Page, turn a new leaf, learn about how roads are *really* funded

Through the centre of traffic

Lewis Page is an intelligent bloke. He writes for The Guardian, Prospect and is a staffer on tech site The Register.

An officer in the Royal Navy from 1993 to 2004, he’s siwritten books, such as Lions, Donkeys and Dinosaurs, a forensic polemic about financial waste in the armed forces.

Page, then, is bright. He isn’t yer typical Daily Fail forum looney.

Which makes it even more worrying that an intelligent, bright journalist, who feels he can write about transport matters, doesn’t appear to know the first thing about how roads are funded.

In a piece for The Register on a traffic light report from the RAC Foundation, Page swallows the RAC Foundation line that congestion isn’t caused by lots and lots of cars but lots and lots of traffic lights:

…the past decade’s push to increase convenience and safety for pedestrians (especially disabled ones), while at the same time an effective UK moratorium on new road construction has crept in, is largely responsible for the escalating road congestion seen by motorists in recent years.

He continues, and reveals his ignorance of how roads are funded:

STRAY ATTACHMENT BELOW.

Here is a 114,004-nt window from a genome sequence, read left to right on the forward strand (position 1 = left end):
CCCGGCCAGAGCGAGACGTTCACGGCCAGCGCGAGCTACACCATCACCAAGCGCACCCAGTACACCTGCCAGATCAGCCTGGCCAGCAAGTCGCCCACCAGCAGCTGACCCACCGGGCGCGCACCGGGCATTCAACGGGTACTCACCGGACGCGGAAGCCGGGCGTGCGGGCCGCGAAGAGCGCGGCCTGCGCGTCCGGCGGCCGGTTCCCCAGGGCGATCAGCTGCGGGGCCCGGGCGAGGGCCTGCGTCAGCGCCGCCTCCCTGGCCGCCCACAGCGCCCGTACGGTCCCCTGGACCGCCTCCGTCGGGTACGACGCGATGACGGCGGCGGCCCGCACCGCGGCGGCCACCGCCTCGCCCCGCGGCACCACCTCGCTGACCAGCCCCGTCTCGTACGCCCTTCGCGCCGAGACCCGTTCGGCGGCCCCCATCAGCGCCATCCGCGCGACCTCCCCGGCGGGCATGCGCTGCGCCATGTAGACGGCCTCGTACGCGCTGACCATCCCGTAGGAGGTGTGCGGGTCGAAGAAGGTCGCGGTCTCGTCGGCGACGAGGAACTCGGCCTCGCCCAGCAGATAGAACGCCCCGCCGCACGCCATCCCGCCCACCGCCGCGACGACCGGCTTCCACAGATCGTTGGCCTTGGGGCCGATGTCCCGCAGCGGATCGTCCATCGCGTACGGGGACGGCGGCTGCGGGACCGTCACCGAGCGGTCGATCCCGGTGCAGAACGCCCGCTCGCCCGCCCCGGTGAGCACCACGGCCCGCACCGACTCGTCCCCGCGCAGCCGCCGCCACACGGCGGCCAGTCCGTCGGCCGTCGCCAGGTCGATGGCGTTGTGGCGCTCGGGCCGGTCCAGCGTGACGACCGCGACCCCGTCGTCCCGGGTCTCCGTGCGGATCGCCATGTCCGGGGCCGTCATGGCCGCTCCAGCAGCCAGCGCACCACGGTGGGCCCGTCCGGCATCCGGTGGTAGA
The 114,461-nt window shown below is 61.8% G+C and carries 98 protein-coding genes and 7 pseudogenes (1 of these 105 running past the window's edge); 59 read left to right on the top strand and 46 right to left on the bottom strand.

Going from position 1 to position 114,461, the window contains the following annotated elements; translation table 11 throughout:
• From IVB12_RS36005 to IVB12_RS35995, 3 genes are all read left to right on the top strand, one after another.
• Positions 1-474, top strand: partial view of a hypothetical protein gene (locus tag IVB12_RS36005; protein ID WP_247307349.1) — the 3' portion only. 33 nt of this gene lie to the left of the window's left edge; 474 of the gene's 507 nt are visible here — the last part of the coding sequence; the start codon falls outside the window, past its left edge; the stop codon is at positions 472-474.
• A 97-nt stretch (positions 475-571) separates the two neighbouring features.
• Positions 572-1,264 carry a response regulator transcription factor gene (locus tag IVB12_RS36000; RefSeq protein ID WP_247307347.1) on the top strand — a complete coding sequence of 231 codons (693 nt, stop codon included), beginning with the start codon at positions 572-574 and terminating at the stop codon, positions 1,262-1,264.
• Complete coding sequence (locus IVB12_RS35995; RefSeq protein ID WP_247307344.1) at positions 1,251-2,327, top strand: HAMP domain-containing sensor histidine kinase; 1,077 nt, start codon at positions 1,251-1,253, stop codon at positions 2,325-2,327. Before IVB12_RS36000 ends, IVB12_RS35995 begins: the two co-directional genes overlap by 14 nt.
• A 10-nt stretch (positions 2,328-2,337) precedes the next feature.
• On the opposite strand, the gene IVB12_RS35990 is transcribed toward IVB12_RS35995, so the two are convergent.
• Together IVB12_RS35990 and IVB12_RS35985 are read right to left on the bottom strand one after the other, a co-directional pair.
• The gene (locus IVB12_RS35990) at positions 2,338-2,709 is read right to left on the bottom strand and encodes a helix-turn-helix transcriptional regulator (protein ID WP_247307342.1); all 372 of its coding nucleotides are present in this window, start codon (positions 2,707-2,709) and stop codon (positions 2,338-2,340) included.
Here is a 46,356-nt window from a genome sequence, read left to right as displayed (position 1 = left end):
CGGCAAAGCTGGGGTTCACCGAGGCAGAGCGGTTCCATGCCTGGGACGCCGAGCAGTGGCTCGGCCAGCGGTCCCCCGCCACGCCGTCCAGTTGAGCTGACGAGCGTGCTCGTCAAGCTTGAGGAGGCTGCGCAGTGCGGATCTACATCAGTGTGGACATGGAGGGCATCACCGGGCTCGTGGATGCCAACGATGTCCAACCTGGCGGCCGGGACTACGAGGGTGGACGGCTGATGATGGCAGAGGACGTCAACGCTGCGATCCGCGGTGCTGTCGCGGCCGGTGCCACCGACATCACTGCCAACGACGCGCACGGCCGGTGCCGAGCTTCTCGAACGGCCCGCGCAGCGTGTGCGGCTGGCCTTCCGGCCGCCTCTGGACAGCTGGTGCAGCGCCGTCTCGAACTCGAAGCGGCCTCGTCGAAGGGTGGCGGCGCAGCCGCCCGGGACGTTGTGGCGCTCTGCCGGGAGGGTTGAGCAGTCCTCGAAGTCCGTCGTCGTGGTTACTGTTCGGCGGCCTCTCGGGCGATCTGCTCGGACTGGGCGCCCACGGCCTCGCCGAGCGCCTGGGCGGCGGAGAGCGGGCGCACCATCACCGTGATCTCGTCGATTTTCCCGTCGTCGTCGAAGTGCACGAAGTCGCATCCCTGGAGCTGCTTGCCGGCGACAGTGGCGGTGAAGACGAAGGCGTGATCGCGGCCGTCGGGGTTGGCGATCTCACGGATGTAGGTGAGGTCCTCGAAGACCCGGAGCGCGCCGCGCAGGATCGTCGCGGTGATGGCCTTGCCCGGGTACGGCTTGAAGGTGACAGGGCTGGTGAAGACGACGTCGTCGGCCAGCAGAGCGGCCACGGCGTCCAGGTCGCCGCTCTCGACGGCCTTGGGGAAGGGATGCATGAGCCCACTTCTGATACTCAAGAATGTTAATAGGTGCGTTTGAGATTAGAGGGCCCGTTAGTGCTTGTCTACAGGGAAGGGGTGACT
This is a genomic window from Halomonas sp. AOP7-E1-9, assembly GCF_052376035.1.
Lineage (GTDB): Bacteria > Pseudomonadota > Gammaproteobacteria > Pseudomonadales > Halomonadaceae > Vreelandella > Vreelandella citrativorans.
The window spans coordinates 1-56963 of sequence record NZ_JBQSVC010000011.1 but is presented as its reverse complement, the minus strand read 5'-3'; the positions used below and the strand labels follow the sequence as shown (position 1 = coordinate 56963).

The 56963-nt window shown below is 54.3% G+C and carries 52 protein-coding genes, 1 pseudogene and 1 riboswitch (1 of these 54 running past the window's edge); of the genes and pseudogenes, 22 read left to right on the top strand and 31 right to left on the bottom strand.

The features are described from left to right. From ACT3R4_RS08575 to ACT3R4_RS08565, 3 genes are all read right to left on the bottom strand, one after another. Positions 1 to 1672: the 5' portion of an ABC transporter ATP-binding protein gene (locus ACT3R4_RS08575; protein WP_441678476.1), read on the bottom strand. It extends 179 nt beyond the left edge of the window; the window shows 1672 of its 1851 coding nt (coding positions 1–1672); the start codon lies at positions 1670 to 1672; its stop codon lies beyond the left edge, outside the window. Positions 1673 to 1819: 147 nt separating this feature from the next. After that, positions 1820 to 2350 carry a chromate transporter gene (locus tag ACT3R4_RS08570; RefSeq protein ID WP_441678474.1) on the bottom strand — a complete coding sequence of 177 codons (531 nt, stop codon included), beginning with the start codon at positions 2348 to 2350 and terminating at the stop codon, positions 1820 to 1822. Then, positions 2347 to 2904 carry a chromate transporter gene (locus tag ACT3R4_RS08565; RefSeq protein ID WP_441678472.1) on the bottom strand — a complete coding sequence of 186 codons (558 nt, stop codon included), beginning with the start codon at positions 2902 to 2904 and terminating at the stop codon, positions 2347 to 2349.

This might justifiably annoy motorists, as it is they who pay for the streets and roads. So far from helping pay for the infrastructure they use (and destroy, and block up), buses are heavily subsidised: cyclists and pedestrians use the facilities for free. But the roads budget (no more than £15bn annually) is dwarfed by the revenues received by the government from road tax and fuel duty (£46bn as of last year).

Commenters on The Register are pointing out Page’s error about roads funding but the piece remains uncorrected.

So, for Page’s benefit, here are two articles that will bring him up to speed on the topic he’s chosen to dabble in.

History of ‘road tax’ and why it was abolished in 1937.

Why isn’t beer tax used to build better pubs, or tobacco tax used to tart up newsagents?

Those articles are quite long and detailed. If he prefers, Page could watch this short video instead. Bonus: it includes a debunking of the tired and inaccurate £46bn stat.